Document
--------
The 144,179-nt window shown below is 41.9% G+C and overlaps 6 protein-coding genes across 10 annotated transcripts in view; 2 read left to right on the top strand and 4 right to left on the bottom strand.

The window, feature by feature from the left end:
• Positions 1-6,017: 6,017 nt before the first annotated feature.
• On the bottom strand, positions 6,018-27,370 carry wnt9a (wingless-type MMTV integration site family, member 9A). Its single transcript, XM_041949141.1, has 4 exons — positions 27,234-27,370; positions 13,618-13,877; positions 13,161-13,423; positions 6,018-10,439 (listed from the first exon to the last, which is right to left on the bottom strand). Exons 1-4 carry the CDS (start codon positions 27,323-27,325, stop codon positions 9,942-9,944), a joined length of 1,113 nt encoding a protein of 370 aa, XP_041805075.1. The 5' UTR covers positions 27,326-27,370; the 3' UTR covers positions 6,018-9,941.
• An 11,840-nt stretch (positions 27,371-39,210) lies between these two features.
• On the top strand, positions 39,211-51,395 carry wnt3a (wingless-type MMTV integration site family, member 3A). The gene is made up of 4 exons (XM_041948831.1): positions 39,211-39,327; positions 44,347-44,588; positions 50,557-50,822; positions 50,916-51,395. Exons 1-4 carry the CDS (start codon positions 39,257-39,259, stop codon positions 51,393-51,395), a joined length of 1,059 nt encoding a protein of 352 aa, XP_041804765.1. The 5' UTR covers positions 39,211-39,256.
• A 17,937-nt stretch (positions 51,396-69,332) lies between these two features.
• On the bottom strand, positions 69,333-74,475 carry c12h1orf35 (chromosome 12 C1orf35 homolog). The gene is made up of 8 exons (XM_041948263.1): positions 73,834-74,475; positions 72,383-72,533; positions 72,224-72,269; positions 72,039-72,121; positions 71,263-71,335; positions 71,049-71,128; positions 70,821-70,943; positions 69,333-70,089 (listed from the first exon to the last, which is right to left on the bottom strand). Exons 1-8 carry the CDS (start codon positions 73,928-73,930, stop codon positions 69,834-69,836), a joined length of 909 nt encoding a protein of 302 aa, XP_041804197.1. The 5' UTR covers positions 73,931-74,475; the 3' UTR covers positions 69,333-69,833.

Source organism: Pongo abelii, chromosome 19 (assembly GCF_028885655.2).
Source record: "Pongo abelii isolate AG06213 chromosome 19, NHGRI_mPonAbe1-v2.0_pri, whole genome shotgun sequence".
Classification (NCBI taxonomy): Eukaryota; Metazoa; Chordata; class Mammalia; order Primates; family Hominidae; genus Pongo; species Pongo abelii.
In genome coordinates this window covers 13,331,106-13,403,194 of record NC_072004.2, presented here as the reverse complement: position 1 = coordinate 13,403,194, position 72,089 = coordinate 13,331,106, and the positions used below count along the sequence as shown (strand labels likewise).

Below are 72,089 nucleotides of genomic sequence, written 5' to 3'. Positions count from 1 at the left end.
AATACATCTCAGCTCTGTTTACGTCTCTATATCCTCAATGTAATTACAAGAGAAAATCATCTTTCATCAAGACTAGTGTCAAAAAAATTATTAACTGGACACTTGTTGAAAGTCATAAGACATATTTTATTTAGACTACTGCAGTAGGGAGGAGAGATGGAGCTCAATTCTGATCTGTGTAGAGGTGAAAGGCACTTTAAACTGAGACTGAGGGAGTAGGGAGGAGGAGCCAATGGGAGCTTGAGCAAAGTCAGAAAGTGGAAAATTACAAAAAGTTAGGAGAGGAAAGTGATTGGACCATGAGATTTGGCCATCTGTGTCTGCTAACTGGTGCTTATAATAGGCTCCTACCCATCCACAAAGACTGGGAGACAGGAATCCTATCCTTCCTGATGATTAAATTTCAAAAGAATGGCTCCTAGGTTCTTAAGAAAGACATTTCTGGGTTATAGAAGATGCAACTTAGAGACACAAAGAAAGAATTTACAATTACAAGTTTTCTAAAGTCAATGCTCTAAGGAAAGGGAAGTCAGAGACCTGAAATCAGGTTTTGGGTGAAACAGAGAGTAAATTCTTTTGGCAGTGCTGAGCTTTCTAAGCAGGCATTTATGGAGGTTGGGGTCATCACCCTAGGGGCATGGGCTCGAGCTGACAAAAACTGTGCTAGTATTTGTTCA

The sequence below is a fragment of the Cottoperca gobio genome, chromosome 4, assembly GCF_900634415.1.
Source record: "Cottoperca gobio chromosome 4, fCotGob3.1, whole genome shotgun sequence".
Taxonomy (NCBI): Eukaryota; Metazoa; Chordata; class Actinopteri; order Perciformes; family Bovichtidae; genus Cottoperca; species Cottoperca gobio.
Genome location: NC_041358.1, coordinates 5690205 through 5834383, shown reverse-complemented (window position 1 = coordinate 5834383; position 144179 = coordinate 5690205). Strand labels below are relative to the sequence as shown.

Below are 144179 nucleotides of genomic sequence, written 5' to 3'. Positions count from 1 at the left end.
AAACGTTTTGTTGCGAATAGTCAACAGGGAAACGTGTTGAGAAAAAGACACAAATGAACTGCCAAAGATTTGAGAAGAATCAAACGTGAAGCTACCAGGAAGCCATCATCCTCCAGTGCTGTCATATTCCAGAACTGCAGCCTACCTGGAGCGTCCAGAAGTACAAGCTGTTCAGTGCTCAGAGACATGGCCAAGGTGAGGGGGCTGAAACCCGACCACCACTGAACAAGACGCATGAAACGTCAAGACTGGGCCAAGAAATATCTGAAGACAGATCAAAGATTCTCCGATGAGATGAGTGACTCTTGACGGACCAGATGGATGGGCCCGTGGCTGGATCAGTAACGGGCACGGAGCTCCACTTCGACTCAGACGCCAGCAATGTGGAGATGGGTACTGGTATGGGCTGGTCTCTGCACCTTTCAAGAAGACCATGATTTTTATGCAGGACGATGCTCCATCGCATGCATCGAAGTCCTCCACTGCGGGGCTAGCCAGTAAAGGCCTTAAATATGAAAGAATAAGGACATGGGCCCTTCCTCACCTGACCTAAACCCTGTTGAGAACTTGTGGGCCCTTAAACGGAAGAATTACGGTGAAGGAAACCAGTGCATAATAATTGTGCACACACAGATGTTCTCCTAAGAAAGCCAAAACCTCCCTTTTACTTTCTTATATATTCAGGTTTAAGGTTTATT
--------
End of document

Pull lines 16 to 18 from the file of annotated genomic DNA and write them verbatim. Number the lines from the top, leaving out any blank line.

Source record: "Cottoperca gobio chromosome 4, fCotGob3.1, whole genome shotgun sequence".
Taxonomy (NCBI): Eukaryota; Metazoa; Chordata; class Actinopteri; order Perciformes; family Bovichtidae; genus Cottoperca; species Cottoperca gobio.
Genome location: NC_041358.1, coordinates 5690205 through 5834383, shown reverse-complemented (window position 1 = coordinate 5834383; position 144179 = coordinate 5690205). Strand labels below are relative to the sequence as shown.